Hopkins study: Nurses, pharmacists should work more closely

(BizJournals.com) Hospitals that pair nurses and pharmacists in teams may have a better shot at cutting down on medication mix-ups, according to a study by Johns Hopkins University of School of Medicine researchers.

A study involving about 560 patients atJohns Hopkins Hospital showed that the hospital could reduce the risk of medication errors and save money by having nurses and pharmacists work together to look for discrepancies between drugs a patient is already taking at home and what is prescribed at the hospital.

The medication tracking procedure costs about $32 per patient and $114 to identify one medication discrepancy that could cause harm to a patient, according to the study. Conversely, it costs an average of $9,300 to treat a patient for a drug discrepancy complication.

The findings come at a time when hospitals and other health care organizations are re-thinking their patient care methods to align with the federal Affordable Care Act. Hospitals are increasingly looking to cut down on readmission rates and create a care system that centers around overall wellness, rather than disease treatment.

The rise in the number of people with chronic health conditions — and the number of people with daily medication regiments to manage those conditions — also highlights the need for better management of medication at hospitals.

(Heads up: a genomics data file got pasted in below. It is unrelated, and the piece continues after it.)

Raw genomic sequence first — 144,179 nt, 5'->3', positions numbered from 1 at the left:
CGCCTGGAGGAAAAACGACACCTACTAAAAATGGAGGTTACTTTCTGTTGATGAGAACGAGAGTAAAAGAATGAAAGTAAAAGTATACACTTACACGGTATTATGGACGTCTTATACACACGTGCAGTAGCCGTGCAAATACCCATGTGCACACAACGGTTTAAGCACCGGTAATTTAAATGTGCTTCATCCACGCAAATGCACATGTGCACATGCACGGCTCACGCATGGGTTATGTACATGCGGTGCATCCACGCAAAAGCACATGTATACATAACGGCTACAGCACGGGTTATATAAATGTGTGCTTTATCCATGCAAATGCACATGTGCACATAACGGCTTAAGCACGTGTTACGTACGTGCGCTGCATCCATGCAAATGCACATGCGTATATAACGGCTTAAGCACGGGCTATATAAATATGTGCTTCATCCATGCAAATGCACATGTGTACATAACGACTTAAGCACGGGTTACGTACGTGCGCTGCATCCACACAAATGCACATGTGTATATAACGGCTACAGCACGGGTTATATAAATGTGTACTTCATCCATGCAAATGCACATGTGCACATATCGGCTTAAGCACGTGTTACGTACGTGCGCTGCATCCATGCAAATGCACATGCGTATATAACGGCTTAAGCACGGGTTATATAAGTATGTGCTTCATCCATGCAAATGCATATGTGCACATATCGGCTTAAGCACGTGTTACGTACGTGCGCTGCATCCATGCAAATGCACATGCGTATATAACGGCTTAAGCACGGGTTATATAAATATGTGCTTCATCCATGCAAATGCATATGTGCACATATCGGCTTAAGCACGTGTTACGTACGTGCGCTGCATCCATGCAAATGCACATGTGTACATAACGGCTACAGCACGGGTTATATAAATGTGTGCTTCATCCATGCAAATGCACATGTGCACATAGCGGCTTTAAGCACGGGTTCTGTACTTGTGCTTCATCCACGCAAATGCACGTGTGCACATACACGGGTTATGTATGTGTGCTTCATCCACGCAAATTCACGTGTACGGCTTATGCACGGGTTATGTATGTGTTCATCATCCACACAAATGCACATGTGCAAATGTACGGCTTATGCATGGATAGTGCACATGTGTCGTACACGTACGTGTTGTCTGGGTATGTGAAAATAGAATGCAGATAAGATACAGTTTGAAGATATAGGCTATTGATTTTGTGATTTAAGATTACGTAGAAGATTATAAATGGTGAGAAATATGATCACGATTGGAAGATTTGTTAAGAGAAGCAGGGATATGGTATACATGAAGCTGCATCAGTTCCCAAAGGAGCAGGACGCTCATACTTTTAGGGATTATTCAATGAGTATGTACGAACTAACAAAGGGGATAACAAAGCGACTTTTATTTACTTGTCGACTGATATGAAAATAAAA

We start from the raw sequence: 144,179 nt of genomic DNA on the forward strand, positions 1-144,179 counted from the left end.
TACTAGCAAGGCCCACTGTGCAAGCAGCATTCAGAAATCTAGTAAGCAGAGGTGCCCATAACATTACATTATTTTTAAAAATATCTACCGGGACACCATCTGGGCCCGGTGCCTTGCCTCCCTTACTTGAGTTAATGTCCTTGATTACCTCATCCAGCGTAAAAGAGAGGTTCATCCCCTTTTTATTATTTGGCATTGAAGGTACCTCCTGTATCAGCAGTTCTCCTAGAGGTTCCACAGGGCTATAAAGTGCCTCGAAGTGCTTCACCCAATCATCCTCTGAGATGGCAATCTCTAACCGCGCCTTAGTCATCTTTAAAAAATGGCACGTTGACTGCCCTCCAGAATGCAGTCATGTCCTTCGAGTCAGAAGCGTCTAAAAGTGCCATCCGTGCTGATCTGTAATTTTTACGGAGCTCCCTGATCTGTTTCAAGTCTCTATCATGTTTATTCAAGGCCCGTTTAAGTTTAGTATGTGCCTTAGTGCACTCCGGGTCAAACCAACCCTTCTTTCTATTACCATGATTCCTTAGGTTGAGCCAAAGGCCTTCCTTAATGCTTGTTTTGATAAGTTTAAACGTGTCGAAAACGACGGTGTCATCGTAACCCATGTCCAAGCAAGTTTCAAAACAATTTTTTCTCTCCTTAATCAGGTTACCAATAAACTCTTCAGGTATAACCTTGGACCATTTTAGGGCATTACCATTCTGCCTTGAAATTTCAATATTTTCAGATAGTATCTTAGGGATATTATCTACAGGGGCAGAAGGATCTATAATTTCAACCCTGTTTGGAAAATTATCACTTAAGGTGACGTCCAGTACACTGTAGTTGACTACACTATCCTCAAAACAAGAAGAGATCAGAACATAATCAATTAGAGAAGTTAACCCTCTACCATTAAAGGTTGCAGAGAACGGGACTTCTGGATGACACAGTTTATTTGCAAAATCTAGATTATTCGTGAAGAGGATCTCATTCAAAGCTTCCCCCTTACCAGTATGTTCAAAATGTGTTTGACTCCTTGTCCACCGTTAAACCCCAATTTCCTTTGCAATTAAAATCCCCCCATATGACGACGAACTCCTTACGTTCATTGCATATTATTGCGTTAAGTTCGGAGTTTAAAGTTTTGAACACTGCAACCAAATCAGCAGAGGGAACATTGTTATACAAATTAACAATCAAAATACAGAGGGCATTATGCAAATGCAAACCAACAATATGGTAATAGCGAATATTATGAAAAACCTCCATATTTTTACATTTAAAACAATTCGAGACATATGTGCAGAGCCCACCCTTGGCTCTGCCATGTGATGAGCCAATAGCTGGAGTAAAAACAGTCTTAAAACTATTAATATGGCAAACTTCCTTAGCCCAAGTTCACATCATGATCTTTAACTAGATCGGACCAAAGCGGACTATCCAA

“When we give dedicated time for teams of nurses and consulting pharmacists to find and fix discrepancies, patients will be safer and hospitals will be delighted that patients are being readmitted less often in a day and age when readmission is a bad word,” Dr. Leonard S. Feldman, an assistant professor in the Division of General Internal Medicine at the Johns Hopkins University School of Medicine and the study’s leader, said in a statement.

It is important for hospitals to compare a list of medications a patient is already taking to drugs being administered at the hospital and drugs that will be prescribed when a patient is discharged. Some drugs taken together may cause a negative reaction; going without a needed medication could also cause problems.

About 40 percent of the study’s patients, 225 out of 563 participants, experienced an unintended discrepancy in their medications.

The study found that nurses were able to reduce the number of discrepancies by comparing a list of medications a patient was already taking at home to drugs a doctor prescribed at the hospital and consulting with a pharmacist and the doctor when discrepancy arose. The nurses also compared a list of medications used at the hospital and at home to the list being prescribed at a patient’s discharge.

The study was published in the most recent issue of the Journal of Hospital Medicine.

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